52. Mitchell B. R. (1988) British historical statistics. Cambridge University Press, New YorkGoogle Scholar
  53. Mokyr J. (2002) The gifts of athena: Historical origins of the knowledge economy. Princeton University Press, PrincetonGoogle Scholar
  54. Mokyr J. (1990) The lever of riches: Technological creativity and economic progress. Oxford University Press, New YorkGoogle Scholar
  55. North D. C., Thomas R. P. (1973) The rise of the western world: A new economic history. Cambridge University Press, CambridgeCrossRefGoogle Scholar
  56. North D. C., Weingast B. (1989) The evolution of institutions governing public choice in seventeenth century England. Journal of Economic History 49: 803–832CrossRefGoogle Scholar
  57. Ottaviano G. I. P., Tabuchi T., Thisse J.-F. (2002) Agglomeration and trade revisited. International Economic Review 43: 409–436CrossRefGoogle Scholar
  58. Peretto P. F. (1998) Technological change, market rivalry, and the evolution of the capitalist engine of growth. Journal of Economic Growth 3: 53–80CrossRefGoogle Scholar
  59. Peretto P. F. (1999a) Cost reduction, entry, and the interdependence of market structure and economic growth. Journal of Monetary Economics 43: 173–195CrossRefGoogle Scholar
  60. Peretto P. F. (1999b) Industrial development, technological change, and long-run growth. Journal of Development Economics 59: 389–417CrossRefGoogle Scholar
  61. Polanyi K. (1944) The great transformation. Beacon Press, BostonGoogle Scholar
  62. Pollard S. (1965) The genesis of modern management. Penguin, LondonGoogle Scholar
  63. Randall A. (1991) Before the luddites: Custom, community, and machinery in the English Woolen Industry, 1776–1809. Cambridge University Press, CambridgeGoogle Scholar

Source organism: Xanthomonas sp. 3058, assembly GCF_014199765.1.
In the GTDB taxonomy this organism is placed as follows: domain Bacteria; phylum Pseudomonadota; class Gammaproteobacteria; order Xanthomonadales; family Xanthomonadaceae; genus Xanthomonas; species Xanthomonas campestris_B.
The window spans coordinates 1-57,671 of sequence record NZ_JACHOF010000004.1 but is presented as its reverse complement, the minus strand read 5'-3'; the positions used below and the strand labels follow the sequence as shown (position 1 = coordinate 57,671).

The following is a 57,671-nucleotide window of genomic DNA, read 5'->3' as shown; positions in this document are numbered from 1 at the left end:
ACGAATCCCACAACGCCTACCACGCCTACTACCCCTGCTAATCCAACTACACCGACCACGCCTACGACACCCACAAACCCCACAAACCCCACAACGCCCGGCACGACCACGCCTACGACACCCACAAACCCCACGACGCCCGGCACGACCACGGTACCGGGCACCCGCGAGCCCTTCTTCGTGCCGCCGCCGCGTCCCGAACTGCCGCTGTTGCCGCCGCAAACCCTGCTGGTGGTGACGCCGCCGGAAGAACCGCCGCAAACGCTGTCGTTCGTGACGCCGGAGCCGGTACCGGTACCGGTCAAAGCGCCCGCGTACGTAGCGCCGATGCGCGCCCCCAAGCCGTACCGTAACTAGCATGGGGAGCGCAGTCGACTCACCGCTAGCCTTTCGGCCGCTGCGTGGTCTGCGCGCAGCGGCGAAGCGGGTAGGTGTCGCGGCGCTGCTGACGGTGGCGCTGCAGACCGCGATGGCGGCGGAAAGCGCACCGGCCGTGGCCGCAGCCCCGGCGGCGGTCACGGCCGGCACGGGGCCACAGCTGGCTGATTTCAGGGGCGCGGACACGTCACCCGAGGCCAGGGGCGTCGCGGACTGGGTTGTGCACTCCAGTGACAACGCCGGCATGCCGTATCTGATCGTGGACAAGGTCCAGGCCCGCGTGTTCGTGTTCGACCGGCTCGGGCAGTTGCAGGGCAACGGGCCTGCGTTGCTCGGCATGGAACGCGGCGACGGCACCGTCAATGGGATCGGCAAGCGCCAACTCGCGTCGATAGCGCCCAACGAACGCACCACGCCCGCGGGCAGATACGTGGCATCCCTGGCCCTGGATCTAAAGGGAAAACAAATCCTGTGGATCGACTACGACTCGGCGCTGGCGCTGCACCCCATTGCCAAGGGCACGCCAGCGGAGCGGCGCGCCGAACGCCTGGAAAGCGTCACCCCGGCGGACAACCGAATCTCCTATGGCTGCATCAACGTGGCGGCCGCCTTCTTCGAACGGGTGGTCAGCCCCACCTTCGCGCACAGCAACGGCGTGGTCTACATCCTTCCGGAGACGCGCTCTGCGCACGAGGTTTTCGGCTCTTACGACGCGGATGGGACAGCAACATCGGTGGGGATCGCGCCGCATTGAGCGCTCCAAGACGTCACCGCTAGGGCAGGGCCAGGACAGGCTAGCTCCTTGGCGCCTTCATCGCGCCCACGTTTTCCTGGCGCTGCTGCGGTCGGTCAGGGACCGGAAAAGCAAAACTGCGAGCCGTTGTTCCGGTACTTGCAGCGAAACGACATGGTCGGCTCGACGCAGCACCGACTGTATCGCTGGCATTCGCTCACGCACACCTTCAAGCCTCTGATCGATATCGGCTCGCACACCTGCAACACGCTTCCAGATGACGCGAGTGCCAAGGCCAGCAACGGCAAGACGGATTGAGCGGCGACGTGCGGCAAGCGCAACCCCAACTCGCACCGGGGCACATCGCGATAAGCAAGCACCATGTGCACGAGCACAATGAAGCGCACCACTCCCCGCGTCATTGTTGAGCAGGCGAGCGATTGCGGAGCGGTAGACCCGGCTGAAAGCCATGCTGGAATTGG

64. Schultz T. W. (1968) Economic growth and agriculture. McGraw-Hill, New YorkGoogle Scholar
  65. Shiue C. H., Keller W. (2007) Markets in China and Europe on the eve of the industrial revolution. American Economic Review 97: 1189–1216CrossRefGoogle Scholar
  66. Simon C. J., Tamura R. (2009) Do higher rents discourage fertility? Evidence from U.S. cities, 1940–2000. Regional Science and Urban Economics 39: 33–42CrossRefGoogle Scholar
  67. Smith A. (1776) An inquiry into the nature and causes of the wealth of nations (Reprint). Oxford University Press, OxfordGoogle Scholar
  68. Sokoloff K. L. (1988) Inventive activity in early industrial America: Evidence from patent records, 1790–1846. Journal of Economic History 48: 813–850CrossRefGoogle Scholar
  69. Stabel P. (2004) Guilds in late medieval flanders: Myths and realities of guild life in an export-oriented environment. Journal of Medieval History 30: 187–212CrossRefGoogle Scholar
  70. Stokey, N. (2001). A quantitative model of the british industrial revolution, 1780–1850. Carnegie-Rochester conference series on public policy, pp. 55–109.Google Scholar
  71. Styles J. (2000) Product innovation in early modern London. Past and Present 168: 124–169CrossRefGoogle Scholar
  72. Szostak R. (1989) The organization of work: The emergence of the factory revisited. Journal of Economic Behavior and Organization 11: 343–358CrossRefGoogle Scholar
  73. Szostak R. (1991) The role of transportation in the industrial revolution. McGill-Queens University Press, Buffalo, NYGoogle Scholar
  74. Thompson E. P. (1963) The making of the english working class. Vintage Books, New YorkGoogle Scholar
  75. Toynbee A. (1884) Toynbee’s industrial revolution: A reprint of lectures on the industrial revolution. David and Charles, New YorkGoogle Scholar
  76. Voigtländer, N., & Voth, H.-J. (2006). Why England? Demographic factors, structural change and physical capital accumulation during the industrial revolution. Journal of Economic Growth, pp. 319–361Google Scholar
  77. Weatherill L. (1988) Consumer behavior and material culture in Britain. Routledge, New York, pp 1660–1770Google Scholar
  78. Yang X., Heijdra B. J. (1993) Monopolistic competition and optimum product diversity. American Economic Review 83: 295–301Google Scholar
  79. Yang, D. T., & Zhu, X. (2008). Modernization of agriculture and long-term growth. Mimeo.Google Scholar
  80. Young A. (1998) Growth without scale effects. Journal of Political Economy 106: 41–63CrossRefGoogle Scholar

Copyright information

© Springer Science+Business Media, LLC 2012

Authors and Affiliations

  1. 1.Universidad Carlos IIIMadridSpain
  2. 2.CEPRLondonUK
  3. 3.University of Illinois Urbana-ChampaignChampaignUSA
  4. 4.CRENoSCagliariItaly

Personalised recommendations